Today is International Workers Day, or in more common parlance, May Day.
Today we celebrate those that gave us the eight-hour work day, the five day work week, the end of child labour, and the other foundations of the modern welfare state.
Today we celebrate workers.
And starting today, I am no longer going to call myself a “progressive”. I’m a democratic socialist.
For a long time now, I’ve felt obliged to describe my beliefs in a less specifically ideological fashion, by using the term progressive. In the past little while, I’ve started to re-evaluate what the word really means.
Merriam-Webster dictionary defines “progressive” as:
progressive: adjective pro·gres·sive \prə-ˈgre-siv\
1: of, relating to, or characterized by progress
2: of, relating to, or characterized by progression
3: moving forward or onward
Now obviously dictionary definitions are always a little wooden and lacklustre, but what exactly is to be celebrated about allowing oneself to be defined by such a meaningless and weak political stance.
Forward to what? Progression to where?
“Progressive” can honestly means whatever people want it to mean at the time.
In the 2014 Ontario election, progressive meant voting for a government that within the year, began to sell off the province’s public assets.
In the 2015 election, progressive meant giving people who make $200,000 a year a tax cut. Progressive meant supporting the implementation of the most excessive security bill Canada has ever seen.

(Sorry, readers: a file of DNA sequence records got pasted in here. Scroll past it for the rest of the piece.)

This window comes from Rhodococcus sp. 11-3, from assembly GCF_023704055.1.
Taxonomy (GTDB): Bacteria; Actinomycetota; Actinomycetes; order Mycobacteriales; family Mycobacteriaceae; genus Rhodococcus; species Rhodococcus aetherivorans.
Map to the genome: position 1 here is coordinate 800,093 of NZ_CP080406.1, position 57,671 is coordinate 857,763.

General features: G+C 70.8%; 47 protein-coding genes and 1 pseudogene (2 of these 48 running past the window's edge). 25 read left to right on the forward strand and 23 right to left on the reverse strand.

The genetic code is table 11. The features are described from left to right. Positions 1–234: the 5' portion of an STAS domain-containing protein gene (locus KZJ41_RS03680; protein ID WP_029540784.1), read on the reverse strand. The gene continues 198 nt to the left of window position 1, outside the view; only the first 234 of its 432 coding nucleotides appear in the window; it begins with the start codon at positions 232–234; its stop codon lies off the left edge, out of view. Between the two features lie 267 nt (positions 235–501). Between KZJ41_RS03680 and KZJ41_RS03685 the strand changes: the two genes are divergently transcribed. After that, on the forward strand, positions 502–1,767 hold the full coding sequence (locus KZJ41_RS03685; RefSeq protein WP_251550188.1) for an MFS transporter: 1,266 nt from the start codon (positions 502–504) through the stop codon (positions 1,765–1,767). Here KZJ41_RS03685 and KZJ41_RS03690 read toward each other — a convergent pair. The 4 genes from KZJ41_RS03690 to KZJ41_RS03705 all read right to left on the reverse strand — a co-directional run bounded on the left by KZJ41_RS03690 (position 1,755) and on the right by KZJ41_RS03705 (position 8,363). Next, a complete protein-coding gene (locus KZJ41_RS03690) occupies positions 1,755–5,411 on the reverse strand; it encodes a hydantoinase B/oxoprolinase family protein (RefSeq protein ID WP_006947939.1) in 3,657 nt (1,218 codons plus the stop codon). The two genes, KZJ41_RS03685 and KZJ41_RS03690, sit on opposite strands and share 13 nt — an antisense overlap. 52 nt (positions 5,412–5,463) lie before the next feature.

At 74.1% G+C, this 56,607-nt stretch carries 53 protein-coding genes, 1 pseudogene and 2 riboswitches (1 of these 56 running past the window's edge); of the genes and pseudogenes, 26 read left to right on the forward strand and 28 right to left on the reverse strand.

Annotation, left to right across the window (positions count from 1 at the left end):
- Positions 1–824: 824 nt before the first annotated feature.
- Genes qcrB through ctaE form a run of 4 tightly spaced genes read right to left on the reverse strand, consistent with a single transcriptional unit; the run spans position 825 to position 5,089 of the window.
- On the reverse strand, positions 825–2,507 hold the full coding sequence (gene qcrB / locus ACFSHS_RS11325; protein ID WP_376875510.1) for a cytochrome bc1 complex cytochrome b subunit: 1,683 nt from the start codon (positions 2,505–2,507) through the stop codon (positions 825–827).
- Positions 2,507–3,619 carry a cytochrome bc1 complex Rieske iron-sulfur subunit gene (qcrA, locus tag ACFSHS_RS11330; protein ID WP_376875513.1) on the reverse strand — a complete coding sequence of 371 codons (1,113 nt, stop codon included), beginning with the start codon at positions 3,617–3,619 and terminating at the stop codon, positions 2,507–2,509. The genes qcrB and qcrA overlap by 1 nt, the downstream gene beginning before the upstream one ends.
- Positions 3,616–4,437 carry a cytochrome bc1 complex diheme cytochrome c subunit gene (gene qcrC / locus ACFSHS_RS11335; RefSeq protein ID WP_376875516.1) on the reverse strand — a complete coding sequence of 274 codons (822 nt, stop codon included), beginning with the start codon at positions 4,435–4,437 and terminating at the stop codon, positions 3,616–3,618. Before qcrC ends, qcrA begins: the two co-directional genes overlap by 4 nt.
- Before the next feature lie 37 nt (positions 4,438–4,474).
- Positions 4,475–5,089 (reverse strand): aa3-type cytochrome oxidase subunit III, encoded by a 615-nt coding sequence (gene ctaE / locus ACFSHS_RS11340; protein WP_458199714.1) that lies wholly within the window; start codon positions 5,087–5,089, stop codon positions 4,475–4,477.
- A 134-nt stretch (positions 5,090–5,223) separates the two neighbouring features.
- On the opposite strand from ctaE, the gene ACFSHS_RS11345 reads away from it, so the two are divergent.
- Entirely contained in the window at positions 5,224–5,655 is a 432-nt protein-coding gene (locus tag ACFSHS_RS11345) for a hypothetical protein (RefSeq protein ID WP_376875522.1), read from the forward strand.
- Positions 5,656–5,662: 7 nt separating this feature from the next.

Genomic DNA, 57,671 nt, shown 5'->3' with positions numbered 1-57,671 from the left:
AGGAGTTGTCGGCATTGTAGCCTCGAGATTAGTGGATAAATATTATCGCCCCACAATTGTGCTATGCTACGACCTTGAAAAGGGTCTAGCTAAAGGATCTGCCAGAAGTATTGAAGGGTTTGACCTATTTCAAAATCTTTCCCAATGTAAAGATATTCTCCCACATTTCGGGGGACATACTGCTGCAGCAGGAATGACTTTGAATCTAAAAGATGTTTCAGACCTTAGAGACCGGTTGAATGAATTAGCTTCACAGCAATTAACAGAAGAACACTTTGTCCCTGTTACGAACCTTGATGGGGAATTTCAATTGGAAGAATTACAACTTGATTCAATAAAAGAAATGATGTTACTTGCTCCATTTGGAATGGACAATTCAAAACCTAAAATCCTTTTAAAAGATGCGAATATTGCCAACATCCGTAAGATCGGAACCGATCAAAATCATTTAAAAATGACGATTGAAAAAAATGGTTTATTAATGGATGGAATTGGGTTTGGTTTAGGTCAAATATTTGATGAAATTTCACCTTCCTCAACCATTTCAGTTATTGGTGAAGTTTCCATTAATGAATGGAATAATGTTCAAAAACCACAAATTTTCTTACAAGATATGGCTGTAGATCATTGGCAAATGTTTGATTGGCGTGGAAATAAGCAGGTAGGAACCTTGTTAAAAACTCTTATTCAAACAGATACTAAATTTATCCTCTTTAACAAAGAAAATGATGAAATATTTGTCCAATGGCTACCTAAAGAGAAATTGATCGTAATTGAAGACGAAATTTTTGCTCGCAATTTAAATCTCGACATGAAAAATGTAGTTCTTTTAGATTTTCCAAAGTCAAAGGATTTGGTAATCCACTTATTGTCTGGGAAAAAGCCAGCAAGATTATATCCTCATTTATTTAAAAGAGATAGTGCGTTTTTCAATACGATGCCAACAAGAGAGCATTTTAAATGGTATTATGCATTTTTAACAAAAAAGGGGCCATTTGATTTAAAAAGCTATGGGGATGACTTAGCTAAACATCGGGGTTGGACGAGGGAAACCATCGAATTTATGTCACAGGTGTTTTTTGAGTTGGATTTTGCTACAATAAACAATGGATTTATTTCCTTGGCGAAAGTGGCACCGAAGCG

That’s why the language we use is so important. I’m not saying I’ve never described myself as progressive, and I do believe there is one way we can leverage its prevalence to our advantage.
When Davis Whittington-Heeney and I ran to become Co-Presidents of our NDP campus club, we utilized this strategy. Our campaign slogan was a commitment to “build a community of progressives”.
This wording irritated us as much as it inspired us, but we knew we had to do it.
Progressive was the common language used to describe what we were on campus, and to get new people on board, we knew we had to talk about things in a manner that was widely accepted.
So, our community of progressives was born.
Soon we began to turn it into something different though. Slowly but surely we started referring more to ourselves as being “left-wing” and even started dropping the ‘S’ word.
As we began to show our stripes, people started to see that we were primarily here for the economic liberation of the working class, and we were going to do our part to bring economic equity to our campus.
We focused most of our energy in the early days of our term on a campaign to unionize a large alcohol distributor, starting with our local branch.
Then, we honed in on bringing a wage increase to our campus. Over the year we worked slowly to raise the profile of our living wage motion, and by the end of the year had garnered significant support from the student body.
It was a proud moment, to see the full force of student engagement standing against an executive pay raise in favour of a living wage for workers.
Now that I’m no longer Co-President, I’m finding myself more and more tired with wishy-washy progressiveness, and looking for that sense of engagement I found at the end of my school year, rather than the beginning.
I keep asking myself, why have we allowed increasing liberalization to infect the very language we use to define ourselves, and what we stand for?
Think of the rage that was unleashed when this photo of the Trump administration signing a bill on women’s health was released:
Is it abhorrent that we allow a room full of men to make decisions about what’s in the best interests of women’s health? Absolutely. But why don’t we talk about the fact that we allow the same thing to happen with our economic interests in every single election.
Why have we surrendered to the liberal individualist politics and forgotten that we aren’t progressives, we’re social democrats and democratic socialists, and always, always, left of wherever the centre may lay.
This year on May Day, lets retire the word progressive.